i Jury interposed, and the self-convicted Goddess, bearing the mountain freshness wretch himself, after having raved away on her cheek, and scattering the valley's all his original impiety, was reduced him- bounty from her hand - known by the self into a mere machine, for the repro- lights that herald her fair presence, the duction of the ribald blasphemy of others, peaceful virtues that attend her path, and I could not help exclaiming, “ Unfortu- the long blaze of glory that lingers in her date man, if all your impracticable mad. train. It is a demon, speaking fair indeed, ness could be realized, what would you tempting our faith with airy hopes and vigive us in exchange for our Establish. sionary realms; but even within the foldment? what would you substitute for that ing of its mantle hiding the bloody symaugust Tribunal ?-for whom would you bol of its purpose. Hear not its sophisdisplace that independent judge, and that try; guard your child against it ; draw impartial jury? Or would you really burn round your homes the consecrated circle the Gospel, and erase the statutes, for the which it dare not enter; you will find an dreadful equivalent of the crucifix and the amulet in the religion of your countrị: guillotine : Indeed, if I was asked for a it is the great mound raised by the Alpractical panegyrick on our Constitution, I mighty for the protection of humanitywould adduce the very trial of that crimi- it stands between you and the lava of hunal; and if the legal annals of any coun- inan passions : and oh! believe me, if you try upon earth furnish an instance, not stand tamely by while it is basely undermerely of such justice, but of such pa- mined, the fiery deluge will roll on, betience, such forbearance, such almost cul- fore which all that you hold dear, or vepable indulgence, I will concede to him nerable, or sacred, will wither into ashes. the triumph. I hope, too, in what I say Believe no one who tells you that the I shall not be considered as forsaking that friends of Freedom are now, or ever were, illustrious example; I hope I am above the enemies of Religion. They know too an insult on any man in his situation ; well that rebellion againt God could not perhaps, had I the power, I would follow prove the basis of government for man, the example farther than I ought ; perhaps and that the proudest structure impiety I would even humble him into an evidevce can raise, is but the Babel monument of of the very spirit he spurned, and as our impotence, and its pride mocking the creed was reviled in his person, and vin- builders with a moment's strength, and dicated in bis conviction, so I would give then covering them with inevitable conit its noblest triumph in his sentence, and fusion. Do you want an example ? Only merely consigu him to the punishment of look to France; the microscopic vision of its mercy. But, indeed, my Lord, the fate your rabble blasphemers has not sight of that half-infidel, half-trading martyr, enough to contemplate the mighty minds matters very little in comparison of that which commenced her revolution. The of the thousands he has corrupted. He wit, the sage, the orator, the hero, the bas literally disseminated a moral plague whole family of genius furnished forth against which even the Nation's quaran- treasures, and gave them nobly to the tine can scarce avail us. It has poisoned nation's exigence : they had great provothe fresh blood of jofancy ; it has dis- cation : they had a glorious cause : they hearteved the last hope of age; if his own had all that human potency could give account of its circulation be correct, hun- them. But they relied too much on this dreds of thousands must be this instant human potency: they abjured their God; tainted with the infectious venom, whose and, as a natural consequence, they mursting dies not with the destruction of the dered their King. They called their pol. body. Imagine not, because the pesti- luted deities from the brothel, and the fall lence smiles not at once, that its fatality of the idol extinguished the flame of the is the less certain ; imagine not, because altar. They crowded the scaffold with all the lower orders are the earliest victims, their country held of genius or of virtue ; that the more elevated will not suffer in and when the peerage and the prelacy their turu. The most mortal chilness be. were exhausted, the mob-executioner of gins at the extremities; and you may de- to-day became the mob-victim of to-morpend upon it nothing but time and apathy row; no sex was spared-no age respectare wanting to change this healthful land ed~~110 suffering pitied ; and all this they into a charnel-house, where murder, anar- did in the sacred name of liberty, though, chy, and prostitution, and the whole hell in the deluge of human blood, they left brood of infidelity, will quaff the heart's not a mountain top for the Ark of Liberty blood of the consecrated and the noble. to rest on. But Providence was neither My Lord, I am the more indignant at these “dead nor sleeping ;" it mattered not that designs, because they are sought to be for a moment their impirty seemed to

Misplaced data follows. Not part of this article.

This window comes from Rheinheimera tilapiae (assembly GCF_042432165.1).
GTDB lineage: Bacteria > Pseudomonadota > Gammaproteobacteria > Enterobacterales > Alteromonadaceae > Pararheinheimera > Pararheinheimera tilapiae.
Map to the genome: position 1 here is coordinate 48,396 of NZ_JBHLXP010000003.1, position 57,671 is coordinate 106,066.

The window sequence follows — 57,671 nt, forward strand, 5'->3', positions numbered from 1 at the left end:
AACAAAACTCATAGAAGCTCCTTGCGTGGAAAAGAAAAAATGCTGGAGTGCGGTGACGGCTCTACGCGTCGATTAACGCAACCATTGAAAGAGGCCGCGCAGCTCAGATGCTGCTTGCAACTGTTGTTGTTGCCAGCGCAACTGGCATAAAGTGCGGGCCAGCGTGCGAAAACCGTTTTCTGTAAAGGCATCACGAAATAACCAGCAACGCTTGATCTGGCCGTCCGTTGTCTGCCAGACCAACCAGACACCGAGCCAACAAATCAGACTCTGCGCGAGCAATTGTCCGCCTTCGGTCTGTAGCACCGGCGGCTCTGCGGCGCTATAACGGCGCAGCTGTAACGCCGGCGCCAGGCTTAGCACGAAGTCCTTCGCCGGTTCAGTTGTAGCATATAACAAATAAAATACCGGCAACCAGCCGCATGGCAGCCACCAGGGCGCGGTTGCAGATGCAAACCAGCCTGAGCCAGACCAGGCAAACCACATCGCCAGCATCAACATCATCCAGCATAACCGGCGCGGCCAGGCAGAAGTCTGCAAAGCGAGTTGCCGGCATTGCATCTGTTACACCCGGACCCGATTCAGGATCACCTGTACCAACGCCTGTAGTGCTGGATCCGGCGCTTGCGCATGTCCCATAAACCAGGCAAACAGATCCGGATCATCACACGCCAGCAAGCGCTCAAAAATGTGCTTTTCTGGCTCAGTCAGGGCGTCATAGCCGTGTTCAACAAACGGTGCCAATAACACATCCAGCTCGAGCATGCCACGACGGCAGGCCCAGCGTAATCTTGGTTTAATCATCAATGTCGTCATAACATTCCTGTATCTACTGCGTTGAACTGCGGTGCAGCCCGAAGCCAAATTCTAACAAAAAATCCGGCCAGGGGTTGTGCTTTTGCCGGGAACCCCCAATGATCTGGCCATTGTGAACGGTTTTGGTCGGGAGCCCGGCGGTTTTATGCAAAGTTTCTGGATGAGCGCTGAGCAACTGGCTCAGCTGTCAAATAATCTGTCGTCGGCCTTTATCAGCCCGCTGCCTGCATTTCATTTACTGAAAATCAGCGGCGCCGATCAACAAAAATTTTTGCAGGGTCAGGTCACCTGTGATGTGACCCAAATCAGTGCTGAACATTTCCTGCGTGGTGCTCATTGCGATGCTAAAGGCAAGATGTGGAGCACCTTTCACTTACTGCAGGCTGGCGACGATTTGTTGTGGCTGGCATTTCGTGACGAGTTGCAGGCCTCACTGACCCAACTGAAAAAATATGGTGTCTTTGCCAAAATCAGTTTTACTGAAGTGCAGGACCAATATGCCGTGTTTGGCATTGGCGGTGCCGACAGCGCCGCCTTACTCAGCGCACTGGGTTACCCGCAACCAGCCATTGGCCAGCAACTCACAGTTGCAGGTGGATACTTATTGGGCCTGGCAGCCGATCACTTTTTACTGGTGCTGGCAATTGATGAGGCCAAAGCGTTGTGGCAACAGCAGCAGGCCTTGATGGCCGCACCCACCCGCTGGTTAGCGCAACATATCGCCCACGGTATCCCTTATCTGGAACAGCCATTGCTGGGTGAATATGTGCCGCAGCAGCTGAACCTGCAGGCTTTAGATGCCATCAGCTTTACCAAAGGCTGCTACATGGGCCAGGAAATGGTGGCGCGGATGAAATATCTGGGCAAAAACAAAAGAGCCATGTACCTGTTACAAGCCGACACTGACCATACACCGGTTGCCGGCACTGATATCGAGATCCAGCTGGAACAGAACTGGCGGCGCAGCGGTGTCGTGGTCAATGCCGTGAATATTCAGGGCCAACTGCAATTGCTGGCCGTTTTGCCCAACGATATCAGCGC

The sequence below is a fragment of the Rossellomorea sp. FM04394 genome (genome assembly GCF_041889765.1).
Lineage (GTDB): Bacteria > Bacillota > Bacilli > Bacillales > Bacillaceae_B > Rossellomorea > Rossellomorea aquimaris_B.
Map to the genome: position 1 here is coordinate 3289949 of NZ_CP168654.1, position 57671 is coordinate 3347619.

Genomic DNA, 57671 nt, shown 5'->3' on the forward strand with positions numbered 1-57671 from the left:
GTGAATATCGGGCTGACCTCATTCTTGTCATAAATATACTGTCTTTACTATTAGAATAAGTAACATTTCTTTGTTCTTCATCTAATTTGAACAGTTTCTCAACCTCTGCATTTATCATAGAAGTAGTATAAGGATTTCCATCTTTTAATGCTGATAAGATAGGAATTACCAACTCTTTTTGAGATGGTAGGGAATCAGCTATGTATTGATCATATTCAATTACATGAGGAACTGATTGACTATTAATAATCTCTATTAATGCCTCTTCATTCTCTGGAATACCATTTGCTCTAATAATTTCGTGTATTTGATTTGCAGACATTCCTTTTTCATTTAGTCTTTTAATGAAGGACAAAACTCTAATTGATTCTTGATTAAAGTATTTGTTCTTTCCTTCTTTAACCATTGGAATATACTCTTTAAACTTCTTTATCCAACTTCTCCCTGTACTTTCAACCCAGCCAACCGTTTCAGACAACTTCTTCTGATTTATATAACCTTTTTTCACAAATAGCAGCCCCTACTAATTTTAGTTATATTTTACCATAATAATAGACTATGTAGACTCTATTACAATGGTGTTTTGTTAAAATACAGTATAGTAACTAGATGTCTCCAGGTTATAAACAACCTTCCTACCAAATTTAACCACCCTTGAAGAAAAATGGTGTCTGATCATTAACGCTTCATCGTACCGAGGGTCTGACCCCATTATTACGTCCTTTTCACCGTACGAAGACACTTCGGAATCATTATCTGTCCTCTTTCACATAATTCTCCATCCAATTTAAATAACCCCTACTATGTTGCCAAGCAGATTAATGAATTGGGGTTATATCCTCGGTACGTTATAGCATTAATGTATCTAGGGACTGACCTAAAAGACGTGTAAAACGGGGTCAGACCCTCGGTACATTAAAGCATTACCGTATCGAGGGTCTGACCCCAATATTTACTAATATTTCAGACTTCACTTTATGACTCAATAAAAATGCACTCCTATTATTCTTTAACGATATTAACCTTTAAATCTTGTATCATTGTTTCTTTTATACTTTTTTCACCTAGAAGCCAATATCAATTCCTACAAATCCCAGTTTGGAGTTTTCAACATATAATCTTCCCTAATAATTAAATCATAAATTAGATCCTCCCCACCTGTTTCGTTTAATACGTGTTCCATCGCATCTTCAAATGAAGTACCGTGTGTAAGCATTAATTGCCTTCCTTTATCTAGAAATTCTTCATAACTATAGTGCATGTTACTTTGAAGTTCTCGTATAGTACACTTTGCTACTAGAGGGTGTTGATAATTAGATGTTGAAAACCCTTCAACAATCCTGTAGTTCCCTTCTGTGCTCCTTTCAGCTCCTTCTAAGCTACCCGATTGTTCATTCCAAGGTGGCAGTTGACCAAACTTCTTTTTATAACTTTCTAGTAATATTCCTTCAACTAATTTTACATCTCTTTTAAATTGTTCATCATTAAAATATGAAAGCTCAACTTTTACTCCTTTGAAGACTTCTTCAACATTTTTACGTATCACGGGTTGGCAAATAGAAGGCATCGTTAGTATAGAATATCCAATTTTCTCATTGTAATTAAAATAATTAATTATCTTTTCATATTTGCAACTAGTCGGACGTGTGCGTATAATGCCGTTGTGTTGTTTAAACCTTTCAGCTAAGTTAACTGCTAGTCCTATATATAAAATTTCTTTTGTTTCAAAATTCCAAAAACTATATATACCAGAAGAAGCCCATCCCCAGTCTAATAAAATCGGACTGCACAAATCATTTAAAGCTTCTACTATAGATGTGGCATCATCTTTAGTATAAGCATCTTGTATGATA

prosper--that Victory panted after their of virtue-with men who have drunk deep ensanguined banners